A clock drive system is less expensive and while it may not help the user find what they are looking for, it does assist in keeping an object in view as it moves in sync with Earth's rotation.

If either of these features are desired, then you will need to look at equatorial mount systems, as they will not work with the alt-azimuth mounts. Also, many telescopes allow for these systems to be built onto them later, allowing you to focus your initial investment on a telescope's optical qualities rather than sacrificing some of your viewing experience for the sake of a computer.

There are three basic types of telescopes. Which option you choose will be largely determined by your budget.

  • Refractor scopes are generally long and thin with a lens setup that requires no maintenance. Starter scopes in this category generally cost a few hundred dollars or less. They provide excellent detail and contrast; however their view is generally restricted to our own solar system. These telescopes are also the best option for viewing in areas with a lot of light pollution.
  • Newtonian reflectors will give you a larger viewing distance, however they tend to be fragile and their design requires regular maintenance to prevent the mirror from degrading. They also require occasional optical alignments. These telescopes will usually start in the $300 range.
  • Catadioptrics are the best all purpose telescopes. They are portable, use large apertures, and provide excellent views deep into space far beyond our own galaxy. They generally will require areas away from the city in order to get the best views, however. These telescopes tend to cost over $1000 for even basic models.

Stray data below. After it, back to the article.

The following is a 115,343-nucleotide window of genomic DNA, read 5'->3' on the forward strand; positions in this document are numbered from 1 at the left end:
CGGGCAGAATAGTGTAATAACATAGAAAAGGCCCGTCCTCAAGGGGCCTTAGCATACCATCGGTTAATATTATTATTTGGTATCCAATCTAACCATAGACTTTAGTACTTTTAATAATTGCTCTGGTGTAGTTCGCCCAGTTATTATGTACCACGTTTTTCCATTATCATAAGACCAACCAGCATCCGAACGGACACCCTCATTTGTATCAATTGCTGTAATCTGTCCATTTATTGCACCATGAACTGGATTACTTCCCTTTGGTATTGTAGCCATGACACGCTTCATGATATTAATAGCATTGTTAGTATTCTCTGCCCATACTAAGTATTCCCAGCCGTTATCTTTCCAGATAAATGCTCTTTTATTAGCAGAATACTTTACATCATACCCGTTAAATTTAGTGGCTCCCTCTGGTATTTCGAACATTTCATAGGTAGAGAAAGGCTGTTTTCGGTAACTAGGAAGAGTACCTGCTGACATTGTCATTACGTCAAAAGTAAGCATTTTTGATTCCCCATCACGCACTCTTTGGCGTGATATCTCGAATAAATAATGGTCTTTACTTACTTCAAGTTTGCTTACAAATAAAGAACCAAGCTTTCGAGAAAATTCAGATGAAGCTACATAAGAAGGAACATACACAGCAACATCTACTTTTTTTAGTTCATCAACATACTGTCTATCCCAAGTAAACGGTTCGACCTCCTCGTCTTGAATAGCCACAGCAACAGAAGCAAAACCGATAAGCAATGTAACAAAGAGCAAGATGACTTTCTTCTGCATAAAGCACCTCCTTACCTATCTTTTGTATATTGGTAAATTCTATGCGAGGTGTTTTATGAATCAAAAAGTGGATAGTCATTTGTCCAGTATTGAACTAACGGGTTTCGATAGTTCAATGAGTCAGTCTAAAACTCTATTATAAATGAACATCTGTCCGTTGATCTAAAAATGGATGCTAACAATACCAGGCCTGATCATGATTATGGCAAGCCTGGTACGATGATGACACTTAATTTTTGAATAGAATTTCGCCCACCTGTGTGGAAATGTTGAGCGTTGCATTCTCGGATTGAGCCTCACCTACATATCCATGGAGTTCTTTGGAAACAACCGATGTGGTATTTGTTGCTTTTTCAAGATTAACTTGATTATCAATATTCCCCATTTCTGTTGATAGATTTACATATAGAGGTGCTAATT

Telescope Shopping for Beginners

It is best to first decide your budget. You get what you pay for with most telescopes, so it is easy to look at one scope only to decide the next model is only a little bit more. This can create a cycle until you've driven yourself out of budgeted range and end up with buyer's remorse. Set a maximum you'd like to spend and completely ignore anything above that range.

Read consumer reviews. Some telescopes seem great at first, only to find out that the manufacturer cut corners in all the wrong places. Often times you might read a consumer review where other astronomers will point you in the direction of a cheaper model that they feel was superior in performance.

Craigslist can save a ton of money. Often times you can find good scopes that retail far above your budget at massively discounted rates on Craigslist. Many people tend to assume this means damage product when in fact it is simply a matter of supply and demand. Unlike cars and couches, there isn't a huge market for telescopes which drives the price for used units down dramatically. This does not mean you can trust people. Just like anything else, it is still important to check a used telescope for any problems before purchasing, especially if it is one that requires regular maintenance.

A view of Saturn from the Cassini probe.
A view of Saturn from the Cassini probe. | Source


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    • mattforte profile image

      Steven Pearson 5 years ago from Spanaway, WA


      "One" of his graduate degrees? How many does he have!

      You both hit the nail on the head there - I had a telescope as a child that just didn't do the trick...originally had the story included but it detracted from the article so I took it out. Your toy comments pretty much summarize what the story was going to be ;)

    • Insane Mundane profile image

      Insane Mundane 5 years ago from Earth

      Yeah, stay away from the "Mickey Mouse" telescopes from Walmart along with other retail giants that sell toy scopes..., here we come... :D

    • Daisy Mariposa profile image

      Daisy Mariposa 5 years ago from Orange County (Southern California)

      Matt Forte,

      One of my boyfriend's graduate degrees is in astronomy. It isn't easy for a budding astronomer to select a first telescope. There are too many *toys* masquerading as *real telescopes*...You did a great job on this article! I'm impressed.